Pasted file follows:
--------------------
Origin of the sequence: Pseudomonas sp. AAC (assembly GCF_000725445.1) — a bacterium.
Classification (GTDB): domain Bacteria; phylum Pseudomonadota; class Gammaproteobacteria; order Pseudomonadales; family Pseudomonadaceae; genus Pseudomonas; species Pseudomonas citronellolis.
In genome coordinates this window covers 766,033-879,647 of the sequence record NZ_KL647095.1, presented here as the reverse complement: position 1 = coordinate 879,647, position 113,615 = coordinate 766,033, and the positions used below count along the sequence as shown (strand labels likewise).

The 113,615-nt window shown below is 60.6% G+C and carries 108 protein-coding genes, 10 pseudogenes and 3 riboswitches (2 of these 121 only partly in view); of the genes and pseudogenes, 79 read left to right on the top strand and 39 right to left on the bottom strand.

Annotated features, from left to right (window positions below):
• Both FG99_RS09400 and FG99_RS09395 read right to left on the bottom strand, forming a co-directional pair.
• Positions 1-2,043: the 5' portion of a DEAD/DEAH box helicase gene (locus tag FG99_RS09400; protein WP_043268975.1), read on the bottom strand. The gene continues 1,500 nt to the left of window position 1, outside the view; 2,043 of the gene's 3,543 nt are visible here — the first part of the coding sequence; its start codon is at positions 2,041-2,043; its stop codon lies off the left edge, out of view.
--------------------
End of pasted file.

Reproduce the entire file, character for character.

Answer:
Origin of the sequence: Pseudomonas sp. AAC (assembly GCF_000725445.1) — a bacterium.
Classification (GTDB): domain Bacteria; phylum Pseudomonadota; class Gammaproteobacteria; order Pseudomonadales; family Pseudomonadaceae; genus Pseudomonas; species Pseudomonas citronellolis.
In genome coordinates this window covers 766,033-879,647 of the sequence record NZ_KL647095.1, presented here as the reverse complement: position 1 = coordinate 879,647, position 113,615 = coordinate 766,033, and the positions used below count along the sequence as shown (strand labels likewise).

The 113,615-nt window shown below is 60.6% G+C and carries 108 protein-coding genes, 10 pseudogenes and 3 riboswitches (2 of these 121 only partly in view); of the genes and pseudogenes, 79 read left to right on the top strand and 39 right to left on the bottom strand.

Annotated features, from left to right (window positions below):
• Both FG99_RS09400 and FG99_RS09395 read right to left on the bottom strand, forming a co-directional pair.
• Positions 1-2,043: the 5' portion of a DEAD/DEAH box helicase gene (locus tag FG99_RS09400; protein WP_043268975.1), read on the bottom strand. The gene continues 1,500 nt to the left of window position 1, outside the view; 2,043 of the gene's 3,543 nt are visible here — the first part of the coding sequence; its start codon is at positions 2,041-2,043; its stop codon lies off the left edge, out of view.